Alot of people apparently thought it was a good idea. Five teachers in the Rialto Unified School District developed the program, which was intended to improve the critical thinking skills of eighth-graders. And administrators signed off on it.
The assignment? To debate whether
The school district has finally apologized — appropriately — and is dispatching all students and their teachers to the Museum of Tolerance's new
But that hasn't ended the controversy. This month, Charles C.W. Cooke argued in the National Review that canceling the assignment was a "damn shame." It was a symptom, he said, of narrow-minded political correctness, and he said that an opportunity had been missed to allow teens to develop the argumentative skills of
What's wrong with that thinking? Plenty.
For one thing, it plays directly into what the
Those Nazis were proved wrong, in large measure because of a mountain of documentary evidence of the destruction of Europe's Jews amassed by the perpetrators themselves. Historians every day add to what we know about the Shoah by working to uncover previously unknown facts. They debate the mechanics of the Nazi genocidal machine, the motivation of the perpetrators and the reaction of the bystanders.
But historians would no more debate whether the Holocaust happened than they would whether Nazi Germany unleashed the blitzkrieg on Poland on Sept. 1, 1939. These events are facts.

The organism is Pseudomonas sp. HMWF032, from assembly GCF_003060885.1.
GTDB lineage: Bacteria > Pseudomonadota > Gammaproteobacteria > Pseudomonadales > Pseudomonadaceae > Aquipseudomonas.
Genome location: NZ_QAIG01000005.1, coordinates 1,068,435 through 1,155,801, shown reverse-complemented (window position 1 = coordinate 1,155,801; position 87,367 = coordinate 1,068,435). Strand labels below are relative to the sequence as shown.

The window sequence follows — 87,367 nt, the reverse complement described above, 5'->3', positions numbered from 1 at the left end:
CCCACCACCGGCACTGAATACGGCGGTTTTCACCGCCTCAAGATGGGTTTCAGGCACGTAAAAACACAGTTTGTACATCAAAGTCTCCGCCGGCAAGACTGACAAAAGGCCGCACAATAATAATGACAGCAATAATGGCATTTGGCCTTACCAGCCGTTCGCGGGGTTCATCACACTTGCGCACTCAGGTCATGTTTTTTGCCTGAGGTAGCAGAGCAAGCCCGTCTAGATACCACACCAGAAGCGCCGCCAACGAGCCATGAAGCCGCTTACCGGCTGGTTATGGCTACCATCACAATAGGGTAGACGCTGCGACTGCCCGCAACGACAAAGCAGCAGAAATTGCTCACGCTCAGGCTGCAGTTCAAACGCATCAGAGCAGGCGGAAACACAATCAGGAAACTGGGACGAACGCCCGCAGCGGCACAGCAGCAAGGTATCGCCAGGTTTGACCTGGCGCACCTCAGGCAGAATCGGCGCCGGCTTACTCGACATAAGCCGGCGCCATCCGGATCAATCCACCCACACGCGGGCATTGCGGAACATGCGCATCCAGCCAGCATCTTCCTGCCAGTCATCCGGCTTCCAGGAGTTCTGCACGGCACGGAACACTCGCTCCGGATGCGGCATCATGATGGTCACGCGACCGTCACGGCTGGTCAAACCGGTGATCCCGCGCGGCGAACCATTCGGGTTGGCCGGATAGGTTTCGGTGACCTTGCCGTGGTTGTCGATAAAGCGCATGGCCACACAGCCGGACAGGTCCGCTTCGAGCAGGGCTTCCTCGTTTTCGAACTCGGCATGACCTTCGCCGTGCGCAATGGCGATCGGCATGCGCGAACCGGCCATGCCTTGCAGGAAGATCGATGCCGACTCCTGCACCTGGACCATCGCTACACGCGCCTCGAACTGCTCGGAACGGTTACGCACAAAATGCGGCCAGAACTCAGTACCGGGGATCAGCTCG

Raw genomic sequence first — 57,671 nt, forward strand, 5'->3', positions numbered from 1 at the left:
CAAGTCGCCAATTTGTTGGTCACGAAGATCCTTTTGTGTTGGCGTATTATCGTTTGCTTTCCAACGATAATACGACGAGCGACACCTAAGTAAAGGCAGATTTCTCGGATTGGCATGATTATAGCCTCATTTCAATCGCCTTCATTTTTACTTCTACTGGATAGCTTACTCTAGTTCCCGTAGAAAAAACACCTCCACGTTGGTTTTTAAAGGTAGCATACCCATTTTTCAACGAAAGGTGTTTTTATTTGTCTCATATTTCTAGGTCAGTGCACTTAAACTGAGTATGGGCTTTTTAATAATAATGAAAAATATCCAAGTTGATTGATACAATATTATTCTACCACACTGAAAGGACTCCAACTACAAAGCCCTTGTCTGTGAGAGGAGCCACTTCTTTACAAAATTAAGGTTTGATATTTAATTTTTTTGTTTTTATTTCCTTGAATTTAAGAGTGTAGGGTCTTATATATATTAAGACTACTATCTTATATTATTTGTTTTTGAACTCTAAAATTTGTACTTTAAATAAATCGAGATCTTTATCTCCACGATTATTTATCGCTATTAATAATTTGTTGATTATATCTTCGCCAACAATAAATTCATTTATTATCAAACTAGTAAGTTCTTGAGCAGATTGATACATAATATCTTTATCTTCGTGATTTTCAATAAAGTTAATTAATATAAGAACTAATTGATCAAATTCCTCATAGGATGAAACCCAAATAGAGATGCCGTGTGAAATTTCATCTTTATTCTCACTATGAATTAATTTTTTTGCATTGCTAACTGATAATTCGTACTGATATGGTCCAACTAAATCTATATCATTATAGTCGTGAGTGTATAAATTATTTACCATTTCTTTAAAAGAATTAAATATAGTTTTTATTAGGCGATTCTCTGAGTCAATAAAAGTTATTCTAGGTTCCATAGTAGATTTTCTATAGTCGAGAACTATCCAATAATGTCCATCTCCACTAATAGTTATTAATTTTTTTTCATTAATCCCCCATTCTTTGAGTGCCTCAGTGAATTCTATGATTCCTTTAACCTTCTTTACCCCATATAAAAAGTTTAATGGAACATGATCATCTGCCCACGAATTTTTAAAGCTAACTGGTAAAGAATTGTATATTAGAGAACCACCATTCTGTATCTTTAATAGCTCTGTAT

Of course, eighth-graders should be taught about the Holocaust in the context of
They may also come across bigots who argue in Internet forums that black people exploited on Southern plantations were "contented slaves." We must teach young people how to search for truth in history. But we can't make classrooms into platforms for legitimizing pseudo-history and teaching hate.
Recent studies have found that debating topics — such as whether
What was at stake in Rialto was not just the truth of history. We do our children a terrible disservice when we fail to teach them basic norms to distinguish good from evil. There are important lessons students can learn, say, from the diary of Anne Frank. But raising spurious questions about its veracity not only doesn't serve scholarship; it also deprives students of the kinds of life lessons that will help them navigate the world with courage to speak out for what's right when confronted by hate.
Soon, nearly 2,000 teens from the Rialto School District will visit the Museum of Tolerance to meet and hear from Holocaust survivors. They will be encouraged to ask them questions and engage in a dialogue. Not one of them is likely to leave that day thinking the Holocaust didn't happen. One day soon however, there won't be any survivors left to share their real-life experiences. That's when the ultimate challenge to truth will begin. Heaven help us all if we fail to provide young people with skills to recognize the difference between hate and history.